Social Relationships

He cares about me, and I care about him: Children’s experiences of friendship with peers who use AAC

Typically developing children face multiple challenges in developing friendships with peers who have severe physical disabilities and use augmentative and alternative communication (AAC), especially when these peers experience restrictions in mobility, educational participation, physical access, and communication. In this small qualitative study, six typically developing children were interviewed about their friendships with classmates who have cerebral palsy and use AAC. Data were analyzed according to Riessman's narrative methodology (2008). Overall, participants viewed these friendships positively. In this article, we discuss the main themes that characterized these friendships: communication, learning, helping, and shared time. This knowledge may help to facilitate friendships between children without disabilities and their peers who use AAC within mainstream educational settings.

Anderson, K., Balandin, S., & Clendon, S. “He cares about me, and I care about him: Children’s experiences of friendship with peers who use AAC. “Augmentative and Alternative Communication 27, no. 2 (2011): 77–90.

Call to Action for the Texas Educator

How can you better facilitate friendships between students with complex access needs and their peer? Do you provide supports for communication and time for shared interactions? Could you create structured opportunities during instruction?

Fostering friendships: Supporting relationships among youth with and without developmental disabilities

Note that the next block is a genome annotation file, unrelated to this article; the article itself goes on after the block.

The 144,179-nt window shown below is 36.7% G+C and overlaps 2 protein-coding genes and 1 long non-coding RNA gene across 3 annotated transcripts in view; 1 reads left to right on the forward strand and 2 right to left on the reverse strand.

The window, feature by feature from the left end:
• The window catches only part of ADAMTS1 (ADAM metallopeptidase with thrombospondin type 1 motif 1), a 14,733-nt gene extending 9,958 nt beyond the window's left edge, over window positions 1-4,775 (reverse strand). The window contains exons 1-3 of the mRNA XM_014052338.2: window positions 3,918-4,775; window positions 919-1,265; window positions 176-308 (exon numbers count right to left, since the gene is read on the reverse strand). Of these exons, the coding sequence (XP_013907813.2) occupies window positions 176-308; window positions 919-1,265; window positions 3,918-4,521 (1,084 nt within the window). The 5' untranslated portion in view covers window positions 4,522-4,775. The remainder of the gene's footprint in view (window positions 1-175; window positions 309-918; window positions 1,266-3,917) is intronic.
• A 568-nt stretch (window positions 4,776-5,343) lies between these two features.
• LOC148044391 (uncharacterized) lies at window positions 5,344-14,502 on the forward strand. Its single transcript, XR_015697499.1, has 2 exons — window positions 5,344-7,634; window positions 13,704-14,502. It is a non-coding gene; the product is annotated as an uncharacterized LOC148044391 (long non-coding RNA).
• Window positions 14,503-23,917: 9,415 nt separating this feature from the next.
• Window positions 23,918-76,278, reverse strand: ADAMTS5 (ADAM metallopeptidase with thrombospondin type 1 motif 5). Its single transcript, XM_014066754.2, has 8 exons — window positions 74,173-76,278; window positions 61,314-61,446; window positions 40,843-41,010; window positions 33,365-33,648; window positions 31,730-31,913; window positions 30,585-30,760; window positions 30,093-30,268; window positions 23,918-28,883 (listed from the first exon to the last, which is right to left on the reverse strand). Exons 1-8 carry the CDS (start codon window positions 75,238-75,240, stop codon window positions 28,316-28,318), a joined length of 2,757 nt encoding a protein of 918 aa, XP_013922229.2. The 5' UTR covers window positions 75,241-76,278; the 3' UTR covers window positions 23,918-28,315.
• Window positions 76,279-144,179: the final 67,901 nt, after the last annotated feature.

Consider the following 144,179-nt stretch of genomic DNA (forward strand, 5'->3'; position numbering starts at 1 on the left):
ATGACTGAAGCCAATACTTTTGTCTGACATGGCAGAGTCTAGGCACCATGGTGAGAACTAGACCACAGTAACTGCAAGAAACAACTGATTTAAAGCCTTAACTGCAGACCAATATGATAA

Friendships are an important element of adolescence for youth with and without disabilities. Being known, connected, and involved in school and community life can contribute to a host of positive outcomes and improved quality of life for students with and without disabilities. By expanding students’ shared activities in schools, adequately equipping peers and youth, and engaging adults as facilitators versus exclusive supports, meaningful relationships can be fostered among youth with and without disabilities. Widespread implementation through evidence-based interventions of peer-mediated supports offer a viable pathway to an outcome that matters most: friendships.

Carter, E. W., Asmus, J., & Moss, C. K. “Fostering friendships: Supporting relationships among youth with and without developmental disabilities.” The Prevention Researcher 20, no. 2 (2013): 14–17.

Call to Action for the Texas Educator

To learn more about peer support, participate in the TX CAN online course Creating and Sustaining Peer Networks in the Putting Inclusion into Practice for Students with Complex Access Needs series.

The nature of friendship between students with and without severe disabilities

Friendships are developmentally important and personally beneficial relationships for all children and youth. Despite emphasis from families and educators of students with severe disabilities on the importance of promoting and supporting friendships with their typically developing (TD) peers in inclusive settings, such relationships remain infrequent. We conducted an integrative thematic literature review of research that directly examined the nature of friendship between students with and without severe disabilities to better understand how researchers define friendship, identify participants, and confirm participants’ friendships. Implications for future research are discussed. We also sought to identify themes in extant research to guide future intervention. The thematic findings point to the importance of adults providing direct support while fading their proximity to students, and of TD peers negotiating the ongoing tension between the roles of helper and friend.

Rossetti, Z. S., & Keenan, J. “The nature of friendship between students with and without severe disabilities.” Remedial and Special Education 39, no. 4 (2017): 195–210.

Call to Action for the Texas Educator

Be conscious of the amount of support you provide when supporting friendships between students with complex needs and their peers. In the beginning, more structured support may be needed, but this should be faded over time to allow for the creation of authentic friendships.